To use a simplified but pedantic example, the process functions rather like this: Let us say that Jesus had been quoted as saying, "Do not eat donuts on the Sabbath." Higher critics like the Seminar will regard it as far too simple to suppose that Jesus actually said these words. Rather, it is to be supposed that at some point in the history of the apostolic church, a controversy arose when members ate donuts on the Sabbath.
It is not required by such criticism that there exist some evidence (such as Paul discussing the hazards of donut-eating) that there was actually such a controversy over donut-eating in the church. Instead, the mere attribution of such a saying to Jesus is enough to make a case.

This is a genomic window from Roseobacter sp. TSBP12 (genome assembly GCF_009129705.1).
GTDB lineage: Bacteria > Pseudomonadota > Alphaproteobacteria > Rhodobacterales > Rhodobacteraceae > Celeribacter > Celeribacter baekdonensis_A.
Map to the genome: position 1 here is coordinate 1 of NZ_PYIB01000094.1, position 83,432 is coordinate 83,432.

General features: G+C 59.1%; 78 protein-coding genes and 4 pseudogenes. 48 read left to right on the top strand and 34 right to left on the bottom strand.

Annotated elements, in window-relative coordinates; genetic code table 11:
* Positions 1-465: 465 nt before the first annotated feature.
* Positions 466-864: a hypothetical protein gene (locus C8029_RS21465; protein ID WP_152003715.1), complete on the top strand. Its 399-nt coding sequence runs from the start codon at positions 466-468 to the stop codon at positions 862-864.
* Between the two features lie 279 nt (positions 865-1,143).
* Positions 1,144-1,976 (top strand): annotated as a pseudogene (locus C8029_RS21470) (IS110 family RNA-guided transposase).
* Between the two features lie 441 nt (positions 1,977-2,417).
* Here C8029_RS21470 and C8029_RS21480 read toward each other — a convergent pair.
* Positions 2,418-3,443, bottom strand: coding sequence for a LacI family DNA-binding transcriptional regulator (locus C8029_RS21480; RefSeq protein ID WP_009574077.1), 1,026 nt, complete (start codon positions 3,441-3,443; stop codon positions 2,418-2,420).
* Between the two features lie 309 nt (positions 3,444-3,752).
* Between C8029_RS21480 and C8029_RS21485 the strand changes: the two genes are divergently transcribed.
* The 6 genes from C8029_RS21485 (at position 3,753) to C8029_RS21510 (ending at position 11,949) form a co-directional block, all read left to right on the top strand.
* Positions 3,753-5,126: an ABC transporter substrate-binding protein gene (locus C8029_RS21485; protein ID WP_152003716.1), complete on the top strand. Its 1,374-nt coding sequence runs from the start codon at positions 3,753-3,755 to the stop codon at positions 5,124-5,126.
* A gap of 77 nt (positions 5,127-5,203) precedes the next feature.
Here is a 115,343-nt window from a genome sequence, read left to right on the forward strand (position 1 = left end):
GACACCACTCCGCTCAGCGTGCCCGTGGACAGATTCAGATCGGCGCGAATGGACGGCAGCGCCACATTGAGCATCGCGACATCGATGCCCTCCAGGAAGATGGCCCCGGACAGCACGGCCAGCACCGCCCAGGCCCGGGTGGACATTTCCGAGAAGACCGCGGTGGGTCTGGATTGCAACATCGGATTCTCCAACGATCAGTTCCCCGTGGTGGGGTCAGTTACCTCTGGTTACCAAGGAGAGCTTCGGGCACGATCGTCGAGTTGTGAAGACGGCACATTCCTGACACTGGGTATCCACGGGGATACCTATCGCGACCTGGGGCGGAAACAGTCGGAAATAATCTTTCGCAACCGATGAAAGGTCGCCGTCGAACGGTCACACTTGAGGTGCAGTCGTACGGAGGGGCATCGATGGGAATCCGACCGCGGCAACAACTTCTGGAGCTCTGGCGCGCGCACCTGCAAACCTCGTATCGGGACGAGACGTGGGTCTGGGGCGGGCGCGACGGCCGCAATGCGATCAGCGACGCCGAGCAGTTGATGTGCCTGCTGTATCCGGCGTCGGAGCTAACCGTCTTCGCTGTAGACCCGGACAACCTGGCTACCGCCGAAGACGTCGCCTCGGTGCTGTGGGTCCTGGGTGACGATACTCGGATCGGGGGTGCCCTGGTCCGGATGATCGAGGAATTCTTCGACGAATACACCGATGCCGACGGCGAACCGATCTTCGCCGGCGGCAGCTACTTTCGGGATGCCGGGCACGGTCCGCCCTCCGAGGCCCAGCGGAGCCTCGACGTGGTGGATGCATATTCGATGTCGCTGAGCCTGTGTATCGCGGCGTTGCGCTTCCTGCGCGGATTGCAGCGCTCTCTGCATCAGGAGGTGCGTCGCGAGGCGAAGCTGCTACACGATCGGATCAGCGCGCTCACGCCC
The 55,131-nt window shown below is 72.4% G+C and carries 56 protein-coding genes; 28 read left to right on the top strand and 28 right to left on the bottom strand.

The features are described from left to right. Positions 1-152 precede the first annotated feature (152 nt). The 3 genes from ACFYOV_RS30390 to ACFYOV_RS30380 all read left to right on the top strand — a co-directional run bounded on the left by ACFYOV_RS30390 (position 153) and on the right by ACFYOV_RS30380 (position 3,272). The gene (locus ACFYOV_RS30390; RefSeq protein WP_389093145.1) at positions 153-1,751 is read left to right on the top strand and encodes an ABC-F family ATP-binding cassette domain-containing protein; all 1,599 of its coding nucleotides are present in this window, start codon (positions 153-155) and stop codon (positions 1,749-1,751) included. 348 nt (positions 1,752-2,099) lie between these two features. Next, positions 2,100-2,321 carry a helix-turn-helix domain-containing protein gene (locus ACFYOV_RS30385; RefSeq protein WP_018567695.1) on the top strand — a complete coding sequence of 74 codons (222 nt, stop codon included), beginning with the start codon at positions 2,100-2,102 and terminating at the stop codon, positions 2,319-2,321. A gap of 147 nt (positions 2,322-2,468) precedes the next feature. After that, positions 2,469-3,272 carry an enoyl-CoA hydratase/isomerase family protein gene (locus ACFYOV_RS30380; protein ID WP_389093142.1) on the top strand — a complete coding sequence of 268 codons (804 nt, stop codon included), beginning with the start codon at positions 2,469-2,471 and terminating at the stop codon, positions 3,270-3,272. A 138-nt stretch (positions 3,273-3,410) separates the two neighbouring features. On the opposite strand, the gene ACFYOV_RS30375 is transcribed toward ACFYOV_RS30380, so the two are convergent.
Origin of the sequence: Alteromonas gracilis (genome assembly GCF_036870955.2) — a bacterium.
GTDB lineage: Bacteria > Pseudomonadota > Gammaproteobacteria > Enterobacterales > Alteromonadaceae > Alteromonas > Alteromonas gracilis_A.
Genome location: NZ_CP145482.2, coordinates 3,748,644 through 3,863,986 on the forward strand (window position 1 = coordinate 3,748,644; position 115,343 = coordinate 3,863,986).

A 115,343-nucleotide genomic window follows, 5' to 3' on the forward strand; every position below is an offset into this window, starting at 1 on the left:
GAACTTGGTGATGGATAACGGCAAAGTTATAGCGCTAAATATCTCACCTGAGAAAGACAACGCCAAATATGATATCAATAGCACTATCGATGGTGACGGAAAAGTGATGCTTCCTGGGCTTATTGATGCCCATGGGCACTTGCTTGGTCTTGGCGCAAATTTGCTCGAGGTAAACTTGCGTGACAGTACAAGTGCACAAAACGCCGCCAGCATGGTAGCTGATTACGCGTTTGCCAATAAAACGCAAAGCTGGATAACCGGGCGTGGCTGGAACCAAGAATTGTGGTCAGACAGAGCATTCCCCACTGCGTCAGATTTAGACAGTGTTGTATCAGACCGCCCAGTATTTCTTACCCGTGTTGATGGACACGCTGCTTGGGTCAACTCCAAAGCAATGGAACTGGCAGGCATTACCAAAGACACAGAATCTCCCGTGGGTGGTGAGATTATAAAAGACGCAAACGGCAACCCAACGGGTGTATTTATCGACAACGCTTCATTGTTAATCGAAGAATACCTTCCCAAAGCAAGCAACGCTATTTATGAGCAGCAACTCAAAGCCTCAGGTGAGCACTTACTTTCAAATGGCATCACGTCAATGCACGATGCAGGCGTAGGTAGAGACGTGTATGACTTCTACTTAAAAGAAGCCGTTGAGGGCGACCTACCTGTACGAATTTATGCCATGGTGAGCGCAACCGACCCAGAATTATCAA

While the above is, of course, a sort of parody, it does reflect the sort of gullibility that is assumed to have been in the early church. Attempts have been made to downplay the "dishonesty" of the Gospel writers so implied, by authors such as Burton L. Mack, who indicates that it was a literary convention of the time to attribute statements falsely to people; but it was not considered dishonest as long as the statements were in keeping within a person's character.
Of course, this does nothing more than change what the Gospel writers were supposed to be lying about: If they attributed statements to Jesus that were not within Jesus' character, then they lied about His character. Nor is there any evidence that this practice that Mack cites was used without qualification, or used in the case of the Gospels; he and others merely assume that it was, by virtue of the assumption that such practice existed and was presumably widespread.